For the past decade, chief information officers have devoted a great deal of time and attention to the technology part of IT. But as I’ve said in recent columns, the next decade will see a major shift to the information part of the equation. With the tools in place, companies are getting down to the business of mining, leveraging and making money from all that data they’ve been collecting.
The technologists have had their day; now it’s the marketers’ turn. And CIOs everywhere are grappling with the question of their own role in data stewardship.
Of course, before that question gets answered, a more fundamental issue must be addressed: Who actually owns all this information?
“Somehow, technology has led to this rogue theory that acquiring data about people gives you the right to own that data,” says Chris Hoofnagle of the Electronic Privacy Information Center (EPIC), in “Take the Pledge,” beginning on Page 56. “But there’s no theory of property that says that’s OK.”
Privacy law will inevitably, if not immediately, come down on the side of individuals’ right to their own data. For now, however, CIOs are on their own when it comes to figuring out what to do.
The ongoing Andersen/Enron case has brought the issue of corporate data retention and deletion to center stage. Recent revelations about the FBI’s use of e-mail monitoring to investigate Osama bin Laden’s terrorist network raise further questions.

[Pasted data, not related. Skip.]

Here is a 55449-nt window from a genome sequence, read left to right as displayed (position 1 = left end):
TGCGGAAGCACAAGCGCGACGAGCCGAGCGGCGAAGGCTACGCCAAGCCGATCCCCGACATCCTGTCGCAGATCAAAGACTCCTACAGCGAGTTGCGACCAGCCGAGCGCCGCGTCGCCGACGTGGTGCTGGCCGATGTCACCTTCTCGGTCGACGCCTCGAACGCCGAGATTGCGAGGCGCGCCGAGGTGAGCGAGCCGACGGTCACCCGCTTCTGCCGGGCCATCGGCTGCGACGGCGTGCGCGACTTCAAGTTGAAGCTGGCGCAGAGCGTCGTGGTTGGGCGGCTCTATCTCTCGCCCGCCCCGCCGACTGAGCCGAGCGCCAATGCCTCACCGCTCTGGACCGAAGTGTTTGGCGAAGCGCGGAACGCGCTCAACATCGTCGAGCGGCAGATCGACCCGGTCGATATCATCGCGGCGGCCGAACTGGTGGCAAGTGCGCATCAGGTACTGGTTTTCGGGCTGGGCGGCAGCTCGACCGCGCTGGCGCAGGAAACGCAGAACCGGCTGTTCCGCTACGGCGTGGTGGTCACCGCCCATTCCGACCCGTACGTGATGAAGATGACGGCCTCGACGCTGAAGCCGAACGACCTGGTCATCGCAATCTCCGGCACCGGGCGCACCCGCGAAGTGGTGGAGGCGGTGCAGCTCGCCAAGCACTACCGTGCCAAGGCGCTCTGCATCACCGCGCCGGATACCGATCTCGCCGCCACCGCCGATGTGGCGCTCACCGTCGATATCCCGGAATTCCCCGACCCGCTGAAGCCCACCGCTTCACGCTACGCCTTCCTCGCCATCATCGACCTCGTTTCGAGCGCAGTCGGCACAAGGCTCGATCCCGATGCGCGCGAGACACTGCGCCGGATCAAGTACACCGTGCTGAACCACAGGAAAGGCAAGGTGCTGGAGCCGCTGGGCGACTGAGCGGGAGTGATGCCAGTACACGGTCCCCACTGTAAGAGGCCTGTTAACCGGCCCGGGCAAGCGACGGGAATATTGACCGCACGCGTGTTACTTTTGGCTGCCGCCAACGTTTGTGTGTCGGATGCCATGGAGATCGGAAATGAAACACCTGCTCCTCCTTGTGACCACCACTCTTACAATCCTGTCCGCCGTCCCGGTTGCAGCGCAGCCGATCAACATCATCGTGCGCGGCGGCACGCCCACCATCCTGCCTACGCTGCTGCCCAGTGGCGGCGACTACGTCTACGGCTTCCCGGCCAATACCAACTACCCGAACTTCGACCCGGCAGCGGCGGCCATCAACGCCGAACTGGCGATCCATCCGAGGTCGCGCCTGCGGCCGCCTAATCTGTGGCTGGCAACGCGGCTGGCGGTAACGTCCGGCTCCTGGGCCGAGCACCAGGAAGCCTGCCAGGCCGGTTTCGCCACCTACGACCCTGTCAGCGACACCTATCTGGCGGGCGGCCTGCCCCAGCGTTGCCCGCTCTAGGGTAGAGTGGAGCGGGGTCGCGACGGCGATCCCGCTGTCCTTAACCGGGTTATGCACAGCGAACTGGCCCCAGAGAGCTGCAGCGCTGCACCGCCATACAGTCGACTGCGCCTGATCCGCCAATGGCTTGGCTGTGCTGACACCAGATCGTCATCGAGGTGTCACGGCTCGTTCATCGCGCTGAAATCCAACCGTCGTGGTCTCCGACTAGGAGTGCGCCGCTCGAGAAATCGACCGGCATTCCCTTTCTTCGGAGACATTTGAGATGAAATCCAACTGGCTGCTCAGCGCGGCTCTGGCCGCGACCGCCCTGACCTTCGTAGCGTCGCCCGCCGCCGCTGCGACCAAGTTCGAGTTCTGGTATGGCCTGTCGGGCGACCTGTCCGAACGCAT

According to an internal FBI memorandum made public in late May, in addition to gathering e-mail from legitimate suspects, the system “also picked up the e-mails of noncovered” individuals. “The FBI technical person was apparently so upset [that the system picked up e-mails it wasn’t supposed to] that he destroyed all the e-mail,” including those related to the investigation. (View the memo at www.epic.org/privacy/carnivore.)
Data stewardship doesn’t stop at document deletion. If a pending privacy bill (S. 2201) gets passed into law, U.S. companies will be required to give customers access to personal information they have collected. Europe already requires such access. It will certainly fall on the CIO’s shoulders to figure out how to comply with this mandate without incurring significant new costs.
CIOs can’t and shouldn’t wait for the law to catch up with the state of the art. You must start the dialogue now regarding what is right, and then deploy the appropriate tools, policies and data management practices to support that stance.